Monday, March 18, 2013

Come Back, Captain Kangaroo

It's a television performance art form that's pretty much disappeared today.  It's been reflected in films.  The last popular movie we saw it in was 1993's Mrs. Doubtfire starring Robin Williams.  Mrs. Doubtfire became...a weekday kiddie show host on local television.
Yes, I know about Robin Williams and Edward Norton in Death to Smoochy.  But I wrote "popular movie."   A Ryan Seacrest paycheck for two weeks' work is probably more than what Death to Smoochy made its opening weekend at the box office.  On The Mary Tyler Moore Show, one of the best episodes of the truly classic sitcom centered on the untimely death of the local station's beloved kiddie show host during a personal appearance.  Remember "Chuckles Bites the Dust"?  In the late 1980s, comedian/actor Mario Cantone hosted one of the most delightfully subversive kiddie shows ever.  Back in the New York/New Jersey area, I knew lots of grown-ups who couldn't wait to see his Steampipe Alley on weekend mornings.

In 2011, I lived in San Francisco and tried to resurrect my TV career there after New York work opportunities vanished due to the dreaded Recession.  I got a meeting with the top executive of a local independent TV station and pitched ideas to him.  One was -- let me host a weekday kiddie show or be the weekend nighttime host of a sci-fi/monster movie show.  Local kiddie shows were always low budget and, for us young viewers, big fun.  They were comfort TV.  I was a latchkey kid.  I grew up watching the Godfather of Network TV Kiddie Show Hosts -- Captain Kangaroo on CBS.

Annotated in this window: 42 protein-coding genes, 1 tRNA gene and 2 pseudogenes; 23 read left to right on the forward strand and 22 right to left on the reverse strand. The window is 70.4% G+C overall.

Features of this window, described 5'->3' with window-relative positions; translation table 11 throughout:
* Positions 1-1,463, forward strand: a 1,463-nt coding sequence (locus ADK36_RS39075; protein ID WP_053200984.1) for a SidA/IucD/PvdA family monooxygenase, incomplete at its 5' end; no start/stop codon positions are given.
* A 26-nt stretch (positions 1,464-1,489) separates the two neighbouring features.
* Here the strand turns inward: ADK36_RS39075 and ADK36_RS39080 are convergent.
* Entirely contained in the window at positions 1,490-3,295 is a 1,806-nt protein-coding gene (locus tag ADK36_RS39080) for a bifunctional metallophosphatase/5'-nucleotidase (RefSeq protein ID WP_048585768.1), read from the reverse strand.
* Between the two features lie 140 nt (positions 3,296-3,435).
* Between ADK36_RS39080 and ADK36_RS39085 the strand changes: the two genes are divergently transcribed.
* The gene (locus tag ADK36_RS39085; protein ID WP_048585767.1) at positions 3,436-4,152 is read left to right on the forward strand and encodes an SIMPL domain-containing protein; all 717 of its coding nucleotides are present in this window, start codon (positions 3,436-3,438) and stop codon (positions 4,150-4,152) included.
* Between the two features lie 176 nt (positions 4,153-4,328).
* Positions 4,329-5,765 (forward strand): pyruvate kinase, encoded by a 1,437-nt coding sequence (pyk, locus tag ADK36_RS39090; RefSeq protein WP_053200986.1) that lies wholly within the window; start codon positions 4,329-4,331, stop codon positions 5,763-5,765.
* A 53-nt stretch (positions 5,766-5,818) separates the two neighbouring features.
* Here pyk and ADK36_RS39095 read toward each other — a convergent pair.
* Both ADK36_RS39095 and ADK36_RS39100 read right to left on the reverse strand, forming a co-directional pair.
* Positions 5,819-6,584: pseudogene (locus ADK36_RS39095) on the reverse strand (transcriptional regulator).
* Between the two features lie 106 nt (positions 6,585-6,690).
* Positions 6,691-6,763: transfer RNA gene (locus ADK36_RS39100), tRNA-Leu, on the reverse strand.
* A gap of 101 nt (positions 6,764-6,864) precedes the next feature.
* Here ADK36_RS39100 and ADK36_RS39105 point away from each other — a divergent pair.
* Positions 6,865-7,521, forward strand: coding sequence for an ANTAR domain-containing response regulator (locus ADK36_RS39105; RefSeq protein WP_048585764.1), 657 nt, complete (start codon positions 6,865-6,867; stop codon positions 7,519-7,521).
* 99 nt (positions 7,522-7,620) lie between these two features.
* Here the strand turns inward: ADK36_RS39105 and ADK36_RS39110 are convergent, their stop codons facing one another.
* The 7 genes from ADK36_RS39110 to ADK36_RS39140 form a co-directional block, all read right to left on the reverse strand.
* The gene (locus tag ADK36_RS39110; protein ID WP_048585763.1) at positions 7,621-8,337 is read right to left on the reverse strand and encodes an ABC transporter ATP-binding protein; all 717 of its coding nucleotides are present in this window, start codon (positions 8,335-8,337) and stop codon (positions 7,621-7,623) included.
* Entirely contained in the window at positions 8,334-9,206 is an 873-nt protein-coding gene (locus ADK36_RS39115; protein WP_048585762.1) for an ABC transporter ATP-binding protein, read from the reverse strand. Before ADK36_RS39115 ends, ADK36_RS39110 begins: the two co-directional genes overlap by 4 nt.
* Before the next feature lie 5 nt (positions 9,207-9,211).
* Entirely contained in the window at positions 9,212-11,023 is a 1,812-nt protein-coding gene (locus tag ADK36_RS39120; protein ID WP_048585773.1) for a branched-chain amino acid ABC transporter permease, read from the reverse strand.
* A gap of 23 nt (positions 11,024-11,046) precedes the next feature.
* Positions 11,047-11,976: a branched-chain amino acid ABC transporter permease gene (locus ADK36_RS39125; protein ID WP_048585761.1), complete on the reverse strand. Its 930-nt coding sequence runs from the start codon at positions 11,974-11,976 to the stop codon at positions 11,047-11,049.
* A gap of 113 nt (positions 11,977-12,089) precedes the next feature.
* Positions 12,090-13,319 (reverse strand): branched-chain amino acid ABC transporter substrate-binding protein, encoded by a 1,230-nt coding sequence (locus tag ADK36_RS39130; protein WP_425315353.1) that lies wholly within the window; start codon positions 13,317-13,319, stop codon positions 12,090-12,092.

He was part of my upbringing.  He presented groovy cartoons and totally cool characters on his show.  He and his characters -- Bunny Rabbit, Mr. Moose, Dancing Bear and Mr. GreenJeans, taught us valuable lessons ranging from social etiquette to personal hygiene.  Mom and Dad worked.  My father was a postal clerk at Los Angeles' main post office in the downtown area.  My mother was a registered nurse in hospitals.  They both had to leave for work before I walked to Catholic elementary school every weekday morning.  So they drilled me in how to make sure the stove was turned off, all lights were turned off, the back and front door would be locked and how I would leave for school at half-past Captain Kangaroo.  If I checked the house and walked out the front door thirty minutes into that one-hour CBS show, I'd have enough time to get from our cul-de-sac block to St. Leo's by 8 o'clock.